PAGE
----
This publication reports on the economic, social, environmental and innovation dimensions of sustainability at farm level using the Teagasc National Farm Survey. Economic (economic return and profitability of land, market orientation, productivity of labour and viability), social (household vulnerability, isolation risk, age profile, education and work-life balance), environmental (greenhouse gases, ammonia, nitrogen and phosphorus loss risk) and innovation (various practices) results are reported in detail over the 2012 to 2017 period across dairy, cattle, sheep and tillage farms. The report prepared by Dr Cathal Buckley and colleagues in Teagasc’s Rural Economy and Development Programme, received widespread coverage in the national media, particularly in the area of the environmental footprint of different farming systems across Ireland. The report is an exemplar for other organisations to follow internationally, and is valuable for policymakers and the agri-food industry in understanding how best to focus continuing efforts to address farm emissions and contribute to national targets for gaseous emissions reductions.
Protecting soil structure
The increasing weight of machinery and a desire for timeliness in field operations, from crop establishment to grazing early grass, puts increasing pressure on our soils. The maintenance of soil quality is essential to allow it to continue to support production and provide ecosystem services such as nutrient retention and water management. Soil structure damage must be prevented but practical tools to assess this damage have not been available for growers and their advisors to assess their soils. In recent collaborative research projects, Teagasc (Johnstown Castle and Oak Park) and UCD have evaluated and developed a range of soil structure techniques for assessing soils. Visual assessment techniques, such as visual evaluation of soil structure (VESS), have been further developed for grassland use (GrassVESS), and a new visual assessment tool, DS, has been developed to assess soil structure in tillage soils, focusing particularly on the transition area between the cultivated topsoil and the subsoil. These techniques, which are simply described in a practical guide, The Soil Structure ABC, have been proven to act as an early warning tool on tillage soils – allowing structure differences to be detected before yields are impacted. They are changing farmers’ attitudes to soil management, as advisors and specialists, by using these techniques, now have the capacity to clearly illustrate the damage being caused to soils. Their use opens up a whole new era of soil management that should protect this critical resource.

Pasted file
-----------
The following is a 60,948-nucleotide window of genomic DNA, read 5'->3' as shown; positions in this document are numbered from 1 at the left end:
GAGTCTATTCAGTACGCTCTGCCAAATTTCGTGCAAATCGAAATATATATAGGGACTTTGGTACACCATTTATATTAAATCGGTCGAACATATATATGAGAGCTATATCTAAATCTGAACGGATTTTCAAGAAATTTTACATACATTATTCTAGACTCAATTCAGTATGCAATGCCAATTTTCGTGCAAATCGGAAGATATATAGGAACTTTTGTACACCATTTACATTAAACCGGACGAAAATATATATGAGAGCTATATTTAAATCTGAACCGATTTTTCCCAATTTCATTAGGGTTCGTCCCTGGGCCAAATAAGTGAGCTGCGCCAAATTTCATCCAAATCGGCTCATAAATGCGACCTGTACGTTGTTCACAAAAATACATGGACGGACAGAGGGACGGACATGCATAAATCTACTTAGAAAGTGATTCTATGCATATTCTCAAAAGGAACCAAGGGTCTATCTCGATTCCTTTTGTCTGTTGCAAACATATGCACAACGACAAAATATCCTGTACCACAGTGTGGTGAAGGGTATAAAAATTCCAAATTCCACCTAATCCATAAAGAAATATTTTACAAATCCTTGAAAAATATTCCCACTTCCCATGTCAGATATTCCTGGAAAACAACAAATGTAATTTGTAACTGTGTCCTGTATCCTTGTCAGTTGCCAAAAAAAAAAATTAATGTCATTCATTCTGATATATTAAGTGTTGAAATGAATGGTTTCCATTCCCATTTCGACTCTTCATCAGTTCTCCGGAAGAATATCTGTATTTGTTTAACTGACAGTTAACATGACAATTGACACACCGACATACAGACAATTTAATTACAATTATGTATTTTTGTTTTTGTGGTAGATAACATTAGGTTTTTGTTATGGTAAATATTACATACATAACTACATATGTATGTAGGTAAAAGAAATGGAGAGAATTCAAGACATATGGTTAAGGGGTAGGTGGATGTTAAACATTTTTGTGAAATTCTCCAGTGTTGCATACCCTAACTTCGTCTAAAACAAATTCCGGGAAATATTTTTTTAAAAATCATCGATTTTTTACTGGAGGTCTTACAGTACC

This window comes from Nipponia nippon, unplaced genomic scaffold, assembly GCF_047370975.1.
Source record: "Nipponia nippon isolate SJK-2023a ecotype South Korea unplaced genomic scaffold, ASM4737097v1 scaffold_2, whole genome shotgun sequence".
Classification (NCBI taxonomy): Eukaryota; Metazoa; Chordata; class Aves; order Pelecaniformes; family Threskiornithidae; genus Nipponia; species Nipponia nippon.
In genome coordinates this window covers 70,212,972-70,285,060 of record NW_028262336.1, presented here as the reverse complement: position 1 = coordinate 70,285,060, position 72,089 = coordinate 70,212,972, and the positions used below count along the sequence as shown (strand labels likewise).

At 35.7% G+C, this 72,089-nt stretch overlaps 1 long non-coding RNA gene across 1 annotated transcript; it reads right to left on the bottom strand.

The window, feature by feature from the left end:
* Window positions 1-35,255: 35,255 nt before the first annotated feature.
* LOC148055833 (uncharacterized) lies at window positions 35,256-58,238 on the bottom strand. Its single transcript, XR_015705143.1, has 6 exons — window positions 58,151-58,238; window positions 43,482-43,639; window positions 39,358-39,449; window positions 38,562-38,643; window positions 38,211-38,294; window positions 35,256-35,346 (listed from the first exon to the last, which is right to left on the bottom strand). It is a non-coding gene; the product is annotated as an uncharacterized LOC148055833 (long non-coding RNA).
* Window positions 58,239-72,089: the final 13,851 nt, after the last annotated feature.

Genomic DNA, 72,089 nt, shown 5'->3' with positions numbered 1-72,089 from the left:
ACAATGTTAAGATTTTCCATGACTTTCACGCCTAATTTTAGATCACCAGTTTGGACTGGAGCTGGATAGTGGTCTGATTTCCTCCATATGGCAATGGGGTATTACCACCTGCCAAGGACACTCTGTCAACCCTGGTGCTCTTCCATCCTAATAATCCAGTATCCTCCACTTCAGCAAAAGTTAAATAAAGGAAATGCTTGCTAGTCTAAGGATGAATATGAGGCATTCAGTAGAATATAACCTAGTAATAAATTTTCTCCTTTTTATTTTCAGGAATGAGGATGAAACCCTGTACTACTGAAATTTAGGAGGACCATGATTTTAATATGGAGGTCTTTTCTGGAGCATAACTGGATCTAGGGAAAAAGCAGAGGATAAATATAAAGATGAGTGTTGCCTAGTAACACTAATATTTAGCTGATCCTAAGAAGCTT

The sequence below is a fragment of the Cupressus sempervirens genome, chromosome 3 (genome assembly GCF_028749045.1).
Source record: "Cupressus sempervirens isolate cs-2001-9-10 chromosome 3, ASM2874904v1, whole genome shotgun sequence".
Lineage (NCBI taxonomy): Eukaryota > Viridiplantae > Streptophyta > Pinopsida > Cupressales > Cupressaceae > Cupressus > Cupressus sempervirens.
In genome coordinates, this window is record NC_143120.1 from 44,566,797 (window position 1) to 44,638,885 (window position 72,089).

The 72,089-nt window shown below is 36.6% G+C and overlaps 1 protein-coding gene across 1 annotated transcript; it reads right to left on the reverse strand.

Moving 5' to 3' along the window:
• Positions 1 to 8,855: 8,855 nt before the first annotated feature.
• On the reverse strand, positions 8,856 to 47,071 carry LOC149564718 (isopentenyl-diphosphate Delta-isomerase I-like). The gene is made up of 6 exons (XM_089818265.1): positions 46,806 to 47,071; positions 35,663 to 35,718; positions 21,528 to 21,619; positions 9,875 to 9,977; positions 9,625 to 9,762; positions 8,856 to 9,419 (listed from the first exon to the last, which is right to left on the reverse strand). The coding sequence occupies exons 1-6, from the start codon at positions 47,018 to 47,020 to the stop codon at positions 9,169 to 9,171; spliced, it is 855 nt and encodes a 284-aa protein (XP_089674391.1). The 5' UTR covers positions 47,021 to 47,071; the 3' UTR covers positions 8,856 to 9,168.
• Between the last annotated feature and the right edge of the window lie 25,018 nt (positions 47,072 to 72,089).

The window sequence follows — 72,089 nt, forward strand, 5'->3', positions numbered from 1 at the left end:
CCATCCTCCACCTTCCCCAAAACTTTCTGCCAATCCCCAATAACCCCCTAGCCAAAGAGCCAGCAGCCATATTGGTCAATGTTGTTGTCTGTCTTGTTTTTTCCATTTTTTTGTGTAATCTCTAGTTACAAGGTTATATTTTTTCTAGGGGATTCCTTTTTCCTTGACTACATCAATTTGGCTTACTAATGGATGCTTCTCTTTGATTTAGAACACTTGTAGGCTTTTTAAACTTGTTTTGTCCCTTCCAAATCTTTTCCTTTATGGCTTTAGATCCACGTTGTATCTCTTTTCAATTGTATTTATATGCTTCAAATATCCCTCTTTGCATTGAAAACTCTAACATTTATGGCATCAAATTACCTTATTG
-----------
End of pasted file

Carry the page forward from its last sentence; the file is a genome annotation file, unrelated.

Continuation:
Breeding for improved meat quality metrics in cattle
The permanent and cumulative properties of breeding strategies contribute to their usefulness as a strategy to continuously improve animal performance metrics, including meat quality. As part of a Meat Technology Ireland (MTI) project, a sensory panel was trained using descriptive analysis techniques to detect and describe small differences in meat quality characteristics in fresh beef samples. Genetic and genomic evaluations for meat tenderness, juiciness and flavour were developed and subsequently deployed by the Irish Cattle Breeding Federation, for dairy and beef cattle. This is the first international evaluation for meat quality based on data from trained sensory panels. The trained panel is also being actively used by meat companies to understand various aspects of beef eating quality. The work was carried out by researchers at Teagasc Moorepark and Teagasc Ashtown.
The ‘Teagasc Research Impact Highlights in 2019’ document is available for download at: https://www.teagasc.ie/media/website/publications/2020/TeagascResearchImpact2019.pdf
Previous Research Highlights for 2018, 2017, 2016, and 2015 can be viewed at